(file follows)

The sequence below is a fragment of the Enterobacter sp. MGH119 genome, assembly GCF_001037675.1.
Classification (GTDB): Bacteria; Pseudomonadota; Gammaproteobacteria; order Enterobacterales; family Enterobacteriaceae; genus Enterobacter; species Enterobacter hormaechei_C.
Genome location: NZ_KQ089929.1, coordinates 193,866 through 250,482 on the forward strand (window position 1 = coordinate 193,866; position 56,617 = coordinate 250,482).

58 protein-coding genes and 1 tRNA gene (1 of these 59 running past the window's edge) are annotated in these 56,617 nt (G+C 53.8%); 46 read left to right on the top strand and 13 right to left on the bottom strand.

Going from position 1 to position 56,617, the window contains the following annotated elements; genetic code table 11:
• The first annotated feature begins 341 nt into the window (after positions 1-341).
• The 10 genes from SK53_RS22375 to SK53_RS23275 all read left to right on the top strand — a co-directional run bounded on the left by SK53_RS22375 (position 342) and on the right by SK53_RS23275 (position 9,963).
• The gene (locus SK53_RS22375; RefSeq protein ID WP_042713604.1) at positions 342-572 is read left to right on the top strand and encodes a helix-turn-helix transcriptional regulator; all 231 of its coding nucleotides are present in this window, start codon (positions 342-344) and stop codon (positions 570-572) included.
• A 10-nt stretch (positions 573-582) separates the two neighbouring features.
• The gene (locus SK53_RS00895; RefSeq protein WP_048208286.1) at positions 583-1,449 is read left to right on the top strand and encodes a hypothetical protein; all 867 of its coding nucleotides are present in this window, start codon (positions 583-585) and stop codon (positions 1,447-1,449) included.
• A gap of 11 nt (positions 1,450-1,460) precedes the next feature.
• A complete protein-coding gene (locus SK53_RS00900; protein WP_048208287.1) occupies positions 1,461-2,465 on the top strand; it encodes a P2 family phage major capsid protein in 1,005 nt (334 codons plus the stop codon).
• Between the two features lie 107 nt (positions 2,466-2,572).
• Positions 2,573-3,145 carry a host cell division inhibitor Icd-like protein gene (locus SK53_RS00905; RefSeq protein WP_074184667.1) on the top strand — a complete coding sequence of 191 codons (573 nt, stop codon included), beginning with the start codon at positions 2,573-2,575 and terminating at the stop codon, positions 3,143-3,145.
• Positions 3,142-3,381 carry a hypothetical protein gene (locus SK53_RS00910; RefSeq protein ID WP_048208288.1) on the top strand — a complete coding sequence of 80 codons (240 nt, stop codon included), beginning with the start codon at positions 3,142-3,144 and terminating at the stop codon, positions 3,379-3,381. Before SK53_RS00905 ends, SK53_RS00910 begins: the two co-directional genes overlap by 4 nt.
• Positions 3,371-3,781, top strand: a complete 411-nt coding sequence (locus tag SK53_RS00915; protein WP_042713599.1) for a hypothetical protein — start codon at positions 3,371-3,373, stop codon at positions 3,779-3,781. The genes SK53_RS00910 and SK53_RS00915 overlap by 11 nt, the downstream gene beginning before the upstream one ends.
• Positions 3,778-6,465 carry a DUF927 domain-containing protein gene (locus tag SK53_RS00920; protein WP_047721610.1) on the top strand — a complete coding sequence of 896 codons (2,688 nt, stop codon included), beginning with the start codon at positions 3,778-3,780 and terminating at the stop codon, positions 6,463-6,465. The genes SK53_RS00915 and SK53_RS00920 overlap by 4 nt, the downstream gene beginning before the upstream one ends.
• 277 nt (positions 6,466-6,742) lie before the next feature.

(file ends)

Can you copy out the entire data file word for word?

The sequence below is a fragment of the Enterobacter sp. MGH119 genome, assembly GCF_001037675.1.
Classification (GTDB): Bacteria; Pseudomonadota; Gammaproteobacteria; order Enterobacterales; family Enterobacteriaceae; genus Enterobacter; species Enterobacter hormaechei_C.
Genome location: NZ_KQ089929.1, coordinates 193,866 through 250,482 on the forward strand (window position 1 = coordinate 193,866; position 56,617 = coordinate 250,482).

58 protein-coding genes and 1 tRNA gene (1 of these 59 running past the window's edge) are annotated in these 56,617 nt (G+C 53.8%); 46 read left to right on the top strand and 13 right to left on the bottom strand.

Going from position 1 to position 56,617, the window contains the following annotated elements; genetic code table 11:
• The first annotated feature begins 341 nt into the window (after positions 1-341).
• The 10 genes from SK53_RS22375 to SK53_RS23275 all read left to right on the top strand — a co-directional run bounded on the left by SK53_RS22375 (position 342) and on the right by SK53_RS23275 (position 9,963).
• The gene (locus SK53_RS22375; RefSeq protein ID WP_042713604.1) at positions 342-572 is read left to right on the top strand and encodes a helix-turn-helix transcriptional regulator; all 231 of its coding nucleotides are present in this window, start codon (positions 342-344) and stop codon (positions 570-572) included.
• A 10-nt stretch (positions 573-582) separates the two neighbouring features.
• The gene (locus SK53_RS00895; RefSeq protein WP_048208286.1) at positions 583-1,449 is read left to right on the top strand and encodes a hypothetical protein; all 867 of its coding nucleotides are present in this window, start codon (positions 583-585) and stop codon (positions 1,447-1,449) included.
• A gap of 11 nt (positions 1,450-1,460) precedes the next feature.
• A complete protein-coding gene (locus SK53_RS00900; protein WP_048208287.1) occupies positions 1,461-2,465 on the top strand; it encodes a P2 family phage major capsid protein in 1,005 nt (334 codons plus the stop codon).
• Between the two features lie 107 nt (positions 2,466-2,572).
• Positions 2,573-3,145 carry a host cell division inhibitor Icd-like protein gene (locus SK53_RS00905; RefSeq protein WP_074184667.1) on the top strand — a complete coding sequence of 191 codons (573 nt, stop codon included), beginning with the start codon at positions 2,573-2,575 and terminating at the stop codon, positions 3,143-3,145.
• Positions 3,142-3,381 carry a hypothetical protein gene (locus SK53_RS00910; RefSeq protein ID WP_048208288.1) on the top strand — a complete coding sequence of 80 codons (240 nt, stop codon included), beginning with the start codon at positions 3,142-3,144 and terminating at the stop codon, positions 3,379-3,381. Before SK53_RS00905 ends, SK53_RS00910 begins: the two co-directional genes overlap by 4 nt.
• Positions 3,371-3,781, top strand: a complete 411-nt coding sequence (locus tag SK53_RS00915; protein WP_042713599.1) for a hypothetical protein — start codon at positions 3,371-3,373, stop codon at positions 3,779-3,781. The genes SK53_RS00910 and SK53_RS00915 overlap by 11 nt, the downstream gene beginning before the upstream one ends.
• Positions 3,778-6,465 carry a DUF927 domain-containing protein gene (locus tag SK53_RS00920; protein WP_047721610.1) on the top strand — a complete coding sequence of 896 codons (2,688 nt, stop codon included), beginning with the start codon at positions 3,778-3,780 and terminating at the stop codon, positions 6,463-6,465. The genes SK53_RS00915 and SK53_RS00920 overlap by 4 nt, the downstream gene beginning before the upstream one ends.
• 277 nt (positions 6,466-6,742) lie before the next feature.